7 Ways To Really Improve Your Mental Health

A strong mind is a happy mind

Oct 12, 2016
Good mental health is essential for realizing our potential and making smart decisions. (Shutterstock)

Good mental health is essential for realizing our potential and making smart decisions. (Shutterstock)

Mental health is essential for realizing our potential, making smart decisions, maintaining healthy relationships, and learning how to navigate life’s ups and downs. While we’re constantly reminded of the importance of physical health by the media, mental health often falls by the wayside. One in four people are affected by neurological or mental disorders during their lives. Even if you haven’t experienced depression or anxiety, paying attention to your psychological well being could improve any situation, whether it’s personal or work related. And with these seven tips you can definitely improve your mental health.


Make sure you’re in the habit of saying thank you. Write down and think about what you are grateful for in life. Focusing on what went wrong will only manifest negativity, while keeping a journal of moments you are thankful for can improve your well-being. Keep a gratitude journal - you’ll find that optimism, happiness, and even social situations come more easily. Be kind to yourself and others and you’ll see a distinct difference in how you approach life.


Cook a new recipe, take an art class, draw, or try a DIY project. Studies have shown that even the act of witnessing creativity (going to a concert, visiting an art museum, etc.) have a positive effect on a person’s psychology. Spend 30 minutes a day doing something creative and embrace the process. Remember - it’s not about the end result here.


You don't need hours on end at a gorgeous yoga retreat to block out all thoughts, but all of ten minutes of quiet to yourself. There are plenty of ways you can meditate from watching videos to downloading an app like headspace.  Meditation can help alleviate stress, boost creativity, increase your ability to focus, and improve your social life. Try working meditation into your morning routine for a positive, relaxing way to begin your day.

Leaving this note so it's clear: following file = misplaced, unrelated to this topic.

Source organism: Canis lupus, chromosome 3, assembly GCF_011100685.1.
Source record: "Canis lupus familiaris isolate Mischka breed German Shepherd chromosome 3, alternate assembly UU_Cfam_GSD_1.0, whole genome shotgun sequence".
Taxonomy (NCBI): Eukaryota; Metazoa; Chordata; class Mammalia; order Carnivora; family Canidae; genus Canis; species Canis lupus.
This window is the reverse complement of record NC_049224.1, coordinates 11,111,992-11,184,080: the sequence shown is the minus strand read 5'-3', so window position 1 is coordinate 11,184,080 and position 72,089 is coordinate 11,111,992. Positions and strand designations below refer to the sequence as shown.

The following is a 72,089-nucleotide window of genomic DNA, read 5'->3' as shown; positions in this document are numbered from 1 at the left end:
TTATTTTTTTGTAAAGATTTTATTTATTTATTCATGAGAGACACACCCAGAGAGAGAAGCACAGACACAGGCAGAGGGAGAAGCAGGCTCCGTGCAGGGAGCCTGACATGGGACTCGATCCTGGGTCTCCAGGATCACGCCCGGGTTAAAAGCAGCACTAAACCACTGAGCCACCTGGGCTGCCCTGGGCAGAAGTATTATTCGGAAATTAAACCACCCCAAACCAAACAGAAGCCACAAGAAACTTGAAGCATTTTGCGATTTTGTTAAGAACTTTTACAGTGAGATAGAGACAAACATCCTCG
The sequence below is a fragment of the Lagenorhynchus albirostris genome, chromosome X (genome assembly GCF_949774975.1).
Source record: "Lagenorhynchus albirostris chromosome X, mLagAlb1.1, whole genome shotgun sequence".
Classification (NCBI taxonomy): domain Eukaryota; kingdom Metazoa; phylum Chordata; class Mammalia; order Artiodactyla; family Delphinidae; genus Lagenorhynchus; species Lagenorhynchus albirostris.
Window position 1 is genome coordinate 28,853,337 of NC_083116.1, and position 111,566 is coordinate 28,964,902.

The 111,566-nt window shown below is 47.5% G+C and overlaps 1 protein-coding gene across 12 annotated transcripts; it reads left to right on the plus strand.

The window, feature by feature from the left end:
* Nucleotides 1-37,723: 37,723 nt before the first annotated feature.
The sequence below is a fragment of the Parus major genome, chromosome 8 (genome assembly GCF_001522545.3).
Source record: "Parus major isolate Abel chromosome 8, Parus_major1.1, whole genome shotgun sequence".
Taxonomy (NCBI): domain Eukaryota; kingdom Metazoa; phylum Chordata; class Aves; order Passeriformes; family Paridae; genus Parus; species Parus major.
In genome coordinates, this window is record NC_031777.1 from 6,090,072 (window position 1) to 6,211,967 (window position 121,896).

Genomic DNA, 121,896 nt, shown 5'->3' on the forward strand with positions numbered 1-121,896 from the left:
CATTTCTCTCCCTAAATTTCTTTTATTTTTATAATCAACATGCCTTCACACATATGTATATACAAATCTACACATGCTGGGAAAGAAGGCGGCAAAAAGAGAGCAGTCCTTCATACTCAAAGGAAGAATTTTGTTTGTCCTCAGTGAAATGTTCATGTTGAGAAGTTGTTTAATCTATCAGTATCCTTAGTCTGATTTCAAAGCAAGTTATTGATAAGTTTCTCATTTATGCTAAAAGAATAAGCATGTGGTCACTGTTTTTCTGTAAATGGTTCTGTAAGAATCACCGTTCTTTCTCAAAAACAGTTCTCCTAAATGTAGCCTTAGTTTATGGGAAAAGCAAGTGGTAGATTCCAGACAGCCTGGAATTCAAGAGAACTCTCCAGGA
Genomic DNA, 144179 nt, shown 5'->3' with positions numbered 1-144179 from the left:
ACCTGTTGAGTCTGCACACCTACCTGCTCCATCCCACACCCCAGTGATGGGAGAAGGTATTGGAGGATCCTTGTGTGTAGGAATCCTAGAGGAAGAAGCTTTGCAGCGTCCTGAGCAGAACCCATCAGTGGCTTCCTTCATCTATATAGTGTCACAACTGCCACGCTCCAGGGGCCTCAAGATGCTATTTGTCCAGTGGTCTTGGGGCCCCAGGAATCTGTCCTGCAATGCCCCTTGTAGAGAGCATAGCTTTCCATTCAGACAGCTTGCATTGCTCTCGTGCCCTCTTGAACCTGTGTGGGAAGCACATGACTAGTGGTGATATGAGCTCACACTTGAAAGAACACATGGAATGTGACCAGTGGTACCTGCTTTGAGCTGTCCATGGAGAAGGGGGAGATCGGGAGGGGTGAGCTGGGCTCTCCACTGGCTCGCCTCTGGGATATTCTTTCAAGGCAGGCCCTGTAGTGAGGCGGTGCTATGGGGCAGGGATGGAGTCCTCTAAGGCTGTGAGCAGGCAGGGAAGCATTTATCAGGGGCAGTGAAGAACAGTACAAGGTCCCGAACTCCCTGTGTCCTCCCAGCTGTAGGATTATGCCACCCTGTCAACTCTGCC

Meditation can help alleviate stress, boost creativity and increase your ability to focus. (Shutterstock)

Meditation can help alleviate stress, boost creativity and increase your ability to focus. (Shutterstock)


Exercise increases endorphins, which enhance your mood. Take time out of your busy schedule and go for a jog, visit the gym, or complete a fitness video at home a few times a week. Moving those muscles can help reduce anxiety and depression, so even if you only have 15 minutes, take a walk and breathe in some fresh air.


Ever hear the quote by motivational speaker Jim Rohn that says: “we are the average of the five people we spend the most time with?” He’s got a point. When you surround yourself with people who uplift, support, and inspire you, you can’t help but want to better yourself. It may seem obvious, but the law of average can really help improve your quality of life and your mental health.

Surrounding yourself with uplifting people will make you want to better yourself. (Shutterstock)

Surrounding yourself with uplifting people will make you want to better yourself. (Shutterstock)


There are direct correlations between eating well and feeling good. Certain foods like salmon, walnuts, blueberries, broccoli, and more can boost brain power and make your system run more efficiently. Treat yourself once in awhile, but make sure you’re putting good, vitamin rich foods into your body every day. And while we’re talking about habits, keep in mind that while cigarettes and alcohol provide short term satisfaction, they can also negatively impact your psychological well being in the long run.


There’s no shame in seeking help when you need it. Talk to a friend, a parent, or a therapist. The simple act of speaking out loud can help you gain some perspective. When you understand what’s bothering you, you’re already better equipped to solve the problem head on. If you go to a doctor for physical needs, why should your mental health be left untreated? Trust us, visiting a therapist doesn’t mean you’re crazy, it means you’re proactive.

Simply talking about your problems can gain you some valuable insight. (Shutterstock)

Simply talking about your problems can gain you some valuable insight. (Shutterstock)

Rebecca is passionate about reading, cooking, and learning about people doing good in the world. She especially loves writing about wellness, personal growth, and relationships.